Charlie Puth on his latest music: “I’ll be telling the truth from here on out”5 min read
Charlie Puth was just 23 when he co-wrote and co-performed with rapper Wiz Khalifia the 2015 song “See You Again.” It became one of the biggest pop hits of the decade, spending 12 weeks at #1, and getting nearly six billion views on YouTube, launching Puth as a bona fide star. He followed it up with two big solo albums, full of huge hits, like “We Don’t Talk Anymore,” “Attention,” “How Long” and “The Way I Am.”
“See You Again,” performed by Wiz Khalifa feat. Charlie Puth:
But in early 2020, Puth announced that his much-anticipated third album would be scrapped because, as he put it, “none of the music felt real.”
“CBS Morning” co-host Tony Dokoupil asked Puth, “You were a bankable star, multi-Grammy-nominated, billion stream songs, you were touring, you were selling out stadiums. So, it’s a big deal to say, actually, ‘Stop.’ What was that moment like where you said, ‘No, we’re not doing this’?”
“I’ll never forget it,” said Puth. “I went to a restaurant in West Hollywood right when I had decided that I was going to start over. And the maître d’ came over to me and said, ‘Elton John would like to meet you.'”
Through a friend, the pop legend had heard an early version of the album. “He said, ‘That music you just put out was not very good.’ And I was, like, a little taken aback by that, because it’s not like I disagreed with him, but it’s not every day you get to run into Elton John at a restaurant and have him tell you exactly what you were just thinking 10 minutes prior.”
“Gotta imagine that hurt a little bit?” asked Dokoupil.
“It did, but it didn’t,” Puth replied. “It stung for about two minutes, and then I walked back over to the table and I just pointed upward and was like, ‘That confirms everything.'”
It was a moment that made Puth think back to falling in love with music, growing up in the New Jersey shore town of Rumson. His dad was a builder; his mom a music teacher.
In a 2018 interview Puth told Dokoupil, “I would wake up with her playing piano every day. That was the alarm clock, her playing. I think my brain would be musically awake before I even had breakfast.”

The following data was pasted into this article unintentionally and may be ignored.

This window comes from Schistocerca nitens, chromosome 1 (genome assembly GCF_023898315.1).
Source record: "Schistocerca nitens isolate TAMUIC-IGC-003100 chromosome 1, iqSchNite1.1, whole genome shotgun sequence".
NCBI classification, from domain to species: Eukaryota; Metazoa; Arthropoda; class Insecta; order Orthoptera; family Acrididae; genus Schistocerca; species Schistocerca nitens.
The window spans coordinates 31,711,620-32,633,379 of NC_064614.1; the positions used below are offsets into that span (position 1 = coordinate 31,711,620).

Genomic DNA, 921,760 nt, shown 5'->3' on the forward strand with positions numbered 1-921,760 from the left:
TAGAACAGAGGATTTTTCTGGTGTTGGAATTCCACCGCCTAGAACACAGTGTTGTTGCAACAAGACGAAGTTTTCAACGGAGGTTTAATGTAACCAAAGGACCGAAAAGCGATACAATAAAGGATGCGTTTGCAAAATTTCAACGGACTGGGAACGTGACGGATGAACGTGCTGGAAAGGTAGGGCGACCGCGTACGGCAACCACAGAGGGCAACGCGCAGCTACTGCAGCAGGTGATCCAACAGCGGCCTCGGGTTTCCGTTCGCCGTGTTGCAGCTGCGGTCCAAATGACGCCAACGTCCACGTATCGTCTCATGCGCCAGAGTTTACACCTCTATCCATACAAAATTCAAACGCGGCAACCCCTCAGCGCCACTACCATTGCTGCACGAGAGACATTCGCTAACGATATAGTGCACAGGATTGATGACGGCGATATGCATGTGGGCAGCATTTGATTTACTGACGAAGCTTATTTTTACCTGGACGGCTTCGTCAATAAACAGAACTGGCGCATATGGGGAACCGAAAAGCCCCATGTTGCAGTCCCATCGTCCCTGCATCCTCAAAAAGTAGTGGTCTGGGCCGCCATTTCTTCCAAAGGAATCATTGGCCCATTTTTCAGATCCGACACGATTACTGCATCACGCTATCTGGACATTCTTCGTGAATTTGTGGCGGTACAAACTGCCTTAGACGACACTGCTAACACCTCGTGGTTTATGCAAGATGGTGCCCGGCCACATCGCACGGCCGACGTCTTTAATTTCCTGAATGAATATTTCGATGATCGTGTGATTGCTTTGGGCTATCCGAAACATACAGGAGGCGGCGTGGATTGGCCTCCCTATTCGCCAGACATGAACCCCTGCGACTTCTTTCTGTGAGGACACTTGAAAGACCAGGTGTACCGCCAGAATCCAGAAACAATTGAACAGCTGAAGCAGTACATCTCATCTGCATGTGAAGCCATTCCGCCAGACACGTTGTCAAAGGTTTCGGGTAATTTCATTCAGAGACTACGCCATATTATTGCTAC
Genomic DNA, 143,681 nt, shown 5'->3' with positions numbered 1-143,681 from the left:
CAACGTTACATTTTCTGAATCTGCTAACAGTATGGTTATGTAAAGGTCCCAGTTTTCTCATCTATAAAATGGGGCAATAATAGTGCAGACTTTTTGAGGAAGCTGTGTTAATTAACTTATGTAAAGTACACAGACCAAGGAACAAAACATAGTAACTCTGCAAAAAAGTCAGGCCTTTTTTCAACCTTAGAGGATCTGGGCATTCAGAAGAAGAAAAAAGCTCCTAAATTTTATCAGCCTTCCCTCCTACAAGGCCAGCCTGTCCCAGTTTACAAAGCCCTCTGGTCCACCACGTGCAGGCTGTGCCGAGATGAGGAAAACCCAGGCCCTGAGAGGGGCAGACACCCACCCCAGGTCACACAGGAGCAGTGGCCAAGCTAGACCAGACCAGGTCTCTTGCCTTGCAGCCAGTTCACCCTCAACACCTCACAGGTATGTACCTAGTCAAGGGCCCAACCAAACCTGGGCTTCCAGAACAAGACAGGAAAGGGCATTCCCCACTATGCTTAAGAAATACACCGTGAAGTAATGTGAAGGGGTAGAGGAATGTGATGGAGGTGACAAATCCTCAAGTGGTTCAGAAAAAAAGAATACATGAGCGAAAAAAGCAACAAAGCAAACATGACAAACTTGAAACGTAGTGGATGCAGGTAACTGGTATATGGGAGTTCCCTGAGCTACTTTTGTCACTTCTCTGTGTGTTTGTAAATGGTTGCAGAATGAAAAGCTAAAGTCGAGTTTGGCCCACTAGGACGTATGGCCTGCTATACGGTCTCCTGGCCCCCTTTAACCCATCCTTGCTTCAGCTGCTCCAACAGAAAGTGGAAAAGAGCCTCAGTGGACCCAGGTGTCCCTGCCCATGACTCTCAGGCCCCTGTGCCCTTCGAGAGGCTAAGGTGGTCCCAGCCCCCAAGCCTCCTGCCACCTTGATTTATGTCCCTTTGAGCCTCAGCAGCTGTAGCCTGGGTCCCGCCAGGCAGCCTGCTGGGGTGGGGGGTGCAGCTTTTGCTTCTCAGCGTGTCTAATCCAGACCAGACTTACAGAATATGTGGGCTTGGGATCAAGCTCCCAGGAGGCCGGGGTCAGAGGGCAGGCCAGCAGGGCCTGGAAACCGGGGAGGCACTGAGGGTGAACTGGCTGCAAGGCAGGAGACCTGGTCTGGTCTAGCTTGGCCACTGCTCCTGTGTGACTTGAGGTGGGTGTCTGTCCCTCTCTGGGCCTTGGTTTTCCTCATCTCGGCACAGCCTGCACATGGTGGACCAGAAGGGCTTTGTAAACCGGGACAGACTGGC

Pretty soon, Puth’s parents realized their son had a unique gift for recognizing songs: “I found it way easier to listen to The Beatles. … My ten-year-old brain thought, I could just listen to the record and play it back just by hearing it. And I thought that was a ‘normal’ thing!”
By 10, the musical prodigy was performing at school and in church, starting with the day the organist didn’t show up. “I had heard the mass, the music, so many times. I just played the entire mass.”
Dokoupil said, “It’s almost like that thing on a plane where it’s like, ‘Is there a doctor on the plane?’ But it was like, ‘Is there an organist in the church?'”
“I raised my little hand, and my feet didn’t even reach the pedals!”
“What gave you the courage to do that in a room full of adults, in God’s house?”
“I’ve always just wanted to save the day!” Puth replied.
And it wasn’t just adults who took note; his classmates did, too. “I was shy, but at the same time I wasn’t. When I was in my musical element, I wasn’t shy. When I was doing a science project, I was very shy.”
“But you can walk right on the stage at church and play the organ, or a school assembly?”
“Yeah, because I knew I got it. I knew that no one else was gonna be able to do that that day. In the most humble way possible, I could say that.”
“I don’t think you have to be that humble.”
“I just liked making people happy.”
That led Puth to major music schools in Boston and New York City. All the while, he was performing his songs, first on YouTube, then on an actual stage, starting at the Bitter End in Manhattan. He recalled, “I was so nervous. And I played an hour set, and I had 200 people.”
The crowds grew, and while on tour back in 2018 Puth seemed to love every second of it. But later that year, at his home in Los Angeles, the musician had begun a pretty serious self-review, even after the breakaway success of “See You Again.” He said then, “We had the biggest song in the world. I had to put an album out. It was rushed. And we had songwriters who didn’t know me or even talk to me half the time, put records together for me. It sounded fine, but the message on those songs meant nothing to me.”
Not long after, he decided to pause and rebuild, though the pandemic hit. Looking for a new outlet, he turned to TikTok. “I thought I was gonna teach people and just produce music for other artists,” he said.
He did, co-writing the #1 hit “Stay” with the Kid LAROI and Justin Bieber.
“I was like, ‘Okay, that’s what I’m gonna do from now on. I’m gonna make other people’s dreams come true,'” he said. “But I was kind of lying to myself.”
Instead, he started writing for Charlie Puth once again. Now, three years later, Puth the pop star is back, with a wildly popular collaboration with Jung Kook of BTS.
“Left And Right” performed by Charlie Puth, feat. Jung Kook of BTS:
And while “Charlie” is officially Puth’s third album, the now 31-year-old artist says it feels, in some ways, like his first. “I’ll be telling the truth from here on out,” he said. “You can’t lie and write a song. I’ll be telling the truth from here on out. Sometimes to my detriment, but at least it’ll be the truth.”
You can stream Charlie Puth’s new album “Charlie” by clicking on the embed below (Free Spotify registration required to hear the tracks in full):
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Story produced by Jon Carras. Editor: Carol Ross.